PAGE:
I have been spending time recently sorting through my basement and, well, my life sure would be a lot less cluttered if I didn’t homeschool! (It would be even tidier if I didn’t have kids!) Seeing all my kids’ old drawings and such from when they were little made me think about how I used to stress about what to do with the chaos of all their materials and projects. I wanted to be organized and to save their things. I wanted to document all of their accomplishments and the interesting activities we did together, and I just didn’t know where to start.

I remember asking a couple of friends how they organized all their homeschool materials and all the projects and papers their kids churned out, but both of them purchased boxed curricula and so they just didn’t seem to have the same difficulties with chaos as I did. The advice from the lady who wrote The Well-Trained Mind is to take photos of your kids’ projects as a permanent record (and then quietly throw the project away when your kid is not looking…). In my basement, I have binders, (many, many binders) of work from my kids’ pre-school and early elementary years. They contain lots of drawings and early attempts at printing. I also have several plastic bins which contain larger art work and projects. These items are not particularly orderly but I seem to have a hard time letting go of them. While I have some photos of their work (especially if it occurred on a dry erase board), I still like to hold on to the real thing.

The law which regulates homeschooling in Wisconsin does not require record keeping beyond basic attendance records. Homeschoolers in Wisconsin are NOT required to keep a school calendar verifying hours of instruction, nor are they required to keep course outlines or any proof of curriculum. (Just to be thorough, I feel compelled to mention here that we ARE required to annually file form PI-1206 to report our intent to homeschool; this needs to be done online at the DPI website – I print and keep a copy of this form in my purse because it gets me the Educator’s Discount at Barnes and Noble stores and also I use it to get the unadvertised and little-known homeschooler’s discount at the Duluth Aquarium.) Any records we keep are for our own purposes. I know that from time to time I enjoy looking back at a record of past activities that my kids and I have participated in, and I sometimes find it encouraging to review documentation of our past studies so I can see how far we have come. Also, some of this might come in handy someday when my kids and I put together their portfolios for use in college applications and/or job applications.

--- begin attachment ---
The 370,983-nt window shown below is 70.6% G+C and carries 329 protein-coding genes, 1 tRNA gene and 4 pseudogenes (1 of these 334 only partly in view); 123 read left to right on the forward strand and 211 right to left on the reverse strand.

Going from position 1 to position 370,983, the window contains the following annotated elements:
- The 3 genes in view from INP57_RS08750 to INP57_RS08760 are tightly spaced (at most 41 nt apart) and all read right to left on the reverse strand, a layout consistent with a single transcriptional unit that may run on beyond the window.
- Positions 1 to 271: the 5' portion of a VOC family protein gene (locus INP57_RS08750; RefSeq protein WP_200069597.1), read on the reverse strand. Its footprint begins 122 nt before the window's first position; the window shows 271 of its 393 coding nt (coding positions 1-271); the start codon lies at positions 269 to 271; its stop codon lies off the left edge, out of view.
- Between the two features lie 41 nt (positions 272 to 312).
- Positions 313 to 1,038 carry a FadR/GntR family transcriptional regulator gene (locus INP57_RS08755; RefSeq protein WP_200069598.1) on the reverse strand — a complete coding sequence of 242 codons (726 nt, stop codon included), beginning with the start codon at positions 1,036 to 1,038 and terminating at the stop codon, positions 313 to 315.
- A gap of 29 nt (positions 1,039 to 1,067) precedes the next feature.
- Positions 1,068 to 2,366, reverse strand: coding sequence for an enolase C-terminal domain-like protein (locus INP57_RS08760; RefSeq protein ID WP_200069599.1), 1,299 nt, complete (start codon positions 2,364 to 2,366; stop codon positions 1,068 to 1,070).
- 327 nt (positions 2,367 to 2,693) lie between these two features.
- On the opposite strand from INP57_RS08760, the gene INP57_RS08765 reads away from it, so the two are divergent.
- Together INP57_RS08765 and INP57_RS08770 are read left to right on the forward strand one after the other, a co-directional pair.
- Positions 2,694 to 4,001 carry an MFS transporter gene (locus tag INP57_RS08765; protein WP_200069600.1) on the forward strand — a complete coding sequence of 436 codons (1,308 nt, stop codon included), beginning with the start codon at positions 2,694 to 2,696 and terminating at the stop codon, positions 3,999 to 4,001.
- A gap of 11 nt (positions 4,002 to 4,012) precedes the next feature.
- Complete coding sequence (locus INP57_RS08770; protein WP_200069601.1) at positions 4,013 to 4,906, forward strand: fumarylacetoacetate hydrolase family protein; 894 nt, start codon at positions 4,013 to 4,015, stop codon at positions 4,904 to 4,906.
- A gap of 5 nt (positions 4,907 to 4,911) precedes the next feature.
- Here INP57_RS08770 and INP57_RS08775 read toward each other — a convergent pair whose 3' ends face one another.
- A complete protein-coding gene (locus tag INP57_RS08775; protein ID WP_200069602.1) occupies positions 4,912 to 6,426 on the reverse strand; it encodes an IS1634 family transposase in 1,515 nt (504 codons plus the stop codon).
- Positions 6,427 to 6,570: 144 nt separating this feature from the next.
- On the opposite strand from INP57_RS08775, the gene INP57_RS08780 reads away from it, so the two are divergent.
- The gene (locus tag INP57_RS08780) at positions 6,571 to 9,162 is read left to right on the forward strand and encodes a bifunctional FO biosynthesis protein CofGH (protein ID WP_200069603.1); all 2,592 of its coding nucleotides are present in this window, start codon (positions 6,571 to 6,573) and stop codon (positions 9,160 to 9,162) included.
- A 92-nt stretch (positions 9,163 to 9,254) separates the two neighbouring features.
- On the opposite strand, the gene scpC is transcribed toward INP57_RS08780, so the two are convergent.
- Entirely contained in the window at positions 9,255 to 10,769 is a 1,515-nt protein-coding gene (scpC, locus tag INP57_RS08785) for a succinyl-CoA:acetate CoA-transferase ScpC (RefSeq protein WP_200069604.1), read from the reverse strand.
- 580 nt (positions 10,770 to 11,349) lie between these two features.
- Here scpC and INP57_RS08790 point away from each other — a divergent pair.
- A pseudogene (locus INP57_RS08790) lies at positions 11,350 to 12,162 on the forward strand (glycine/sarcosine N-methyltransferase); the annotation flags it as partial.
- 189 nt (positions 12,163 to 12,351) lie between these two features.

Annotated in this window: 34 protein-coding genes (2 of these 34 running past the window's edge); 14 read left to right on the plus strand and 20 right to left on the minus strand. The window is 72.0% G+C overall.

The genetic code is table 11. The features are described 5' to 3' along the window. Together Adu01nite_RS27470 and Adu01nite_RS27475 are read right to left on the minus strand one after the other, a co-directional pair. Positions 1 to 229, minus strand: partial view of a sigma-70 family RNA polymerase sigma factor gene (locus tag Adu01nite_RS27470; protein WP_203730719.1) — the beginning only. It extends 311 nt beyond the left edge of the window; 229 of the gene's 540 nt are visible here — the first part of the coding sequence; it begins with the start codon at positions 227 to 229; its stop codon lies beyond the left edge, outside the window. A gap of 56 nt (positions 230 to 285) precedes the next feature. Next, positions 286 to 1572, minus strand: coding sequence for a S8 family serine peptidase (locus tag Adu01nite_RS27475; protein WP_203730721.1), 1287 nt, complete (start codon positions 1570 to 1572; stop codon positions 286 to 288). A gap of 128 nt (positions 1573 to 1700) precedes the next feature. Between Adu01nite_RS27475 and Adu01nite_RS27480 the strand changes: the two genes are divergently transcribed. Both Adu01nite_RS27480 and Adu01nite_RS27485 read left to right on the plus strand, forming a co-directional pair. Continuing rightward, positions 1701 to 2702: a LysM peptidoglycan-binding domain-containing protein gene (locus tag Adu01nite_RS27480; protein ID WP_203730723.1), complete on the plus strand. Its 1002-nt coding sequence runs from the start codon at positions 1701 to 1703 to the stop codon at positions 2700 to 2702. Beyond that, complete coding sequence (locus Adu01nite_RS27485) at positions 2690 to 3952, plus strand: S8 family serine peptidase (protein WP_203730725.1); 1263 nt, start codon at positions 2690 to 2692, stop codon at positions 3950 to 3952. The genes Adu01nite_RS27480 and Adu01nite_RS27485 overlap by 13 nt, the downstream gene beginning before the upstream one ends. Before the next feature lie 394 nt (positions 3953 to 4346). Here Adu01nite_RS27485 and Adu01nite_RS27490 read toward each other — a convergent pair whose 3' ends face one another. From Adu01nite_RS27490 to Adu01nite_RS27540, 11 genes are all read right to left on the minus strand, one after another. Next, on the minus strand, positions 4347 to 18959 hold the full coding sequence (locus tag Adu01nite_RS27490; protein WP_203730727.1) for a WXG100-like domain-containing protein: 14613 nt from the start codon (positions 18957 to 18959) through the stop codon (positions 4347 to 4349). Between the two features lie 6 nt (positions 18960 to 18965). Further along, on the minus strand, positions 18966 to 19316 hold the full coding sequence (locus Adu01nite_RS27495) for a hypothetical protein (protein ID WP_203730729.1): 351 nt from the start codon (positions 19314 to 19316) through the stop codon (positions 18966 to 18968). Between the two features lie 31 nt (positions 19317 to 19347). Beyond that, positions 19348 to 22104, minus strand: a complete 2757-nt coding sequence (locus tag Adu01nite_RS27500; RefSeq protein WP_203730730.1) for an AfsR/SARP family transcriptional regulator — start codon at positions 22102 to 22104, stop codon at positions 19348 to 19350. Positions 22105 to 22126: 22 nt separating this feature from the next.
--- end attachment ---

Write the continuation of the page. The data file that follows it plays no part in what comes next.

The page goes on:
As my kids have gotten older, some of their work has come to look like more typical academics, and I have managed to find a record-keeping system that seems to be working smoothly. I buy a new planner for each child in the fall. Now, keep in mind that I am not a pre-planning kind of gal and I am committed to our unschooled and spontaneous learning! What I use the planner for is actually to record what we do each day AFTER we have done it. In the daily part of the planner, I write down any studies accomplished, lessons attended, field trips and outings taken, that kind of thing. I write down activities like swimming and library trips, cooking and construction projects, play times with friends, and titles and authors of books that the kids have read or that we have read together. In the front of the planner I write down things of a more ongoing nature, like the name of a tutor and when we started working with her, what date music lessons began and ended, names of classes taken through our school cooperative, and titles of any textbook-type materials. That way I can just write daily notes that say, for example, Math: Chapter 5, Review, Set II and not have to write down Harold Jacobs Algebra Book over and over. That information is ongoing and is there, recorded in the front of the planner instead of in the daily notes.

I also keep a few binders. My daughter can write out her spelling words and then we can just date the paper and file it in her binder. On her planner for that day I can simply write “Spelling”. If we want to see the specifics, we can look in the binder and find the appropriate paper.

Some things don’t fit well into categories (or binders for that matter!!). For these things, I am fortunate to have an old dresser with two good-sized drawers, one for each child’s work. It is wonderful to just be able to have a place to ‘drop’ things. Newspaper clippings, photographs, handouts from plays or musical events we attend, etc. all go in there.

At the end of each year, I purchase a small-to-medium plastic bin for each child and on it I write his or her name and grade. I empty their binders (I like to reuse them to save money and space) into their bin, along with any items in their drawer and any completed workbooks. I put the lid on and, Voila! To the basement and onto the shelf it goes. The planners are kept separate and get lined up next to past years’ planners. I keep these in a place that is easy to access because they are great fun to look back at and have come in handy multiple times. It is much easier to look for information in a small, concise planner than it is to go through a bin containing a pile of papers.

The one other record-keeping activity I do is to write occasional progress notes for my kids (or have them write their own). I think I’ll save that topic for another post. But what about you? Do you keep records? If so, what methods have you found to help organize your homeschool records? Please share them here if you’d like!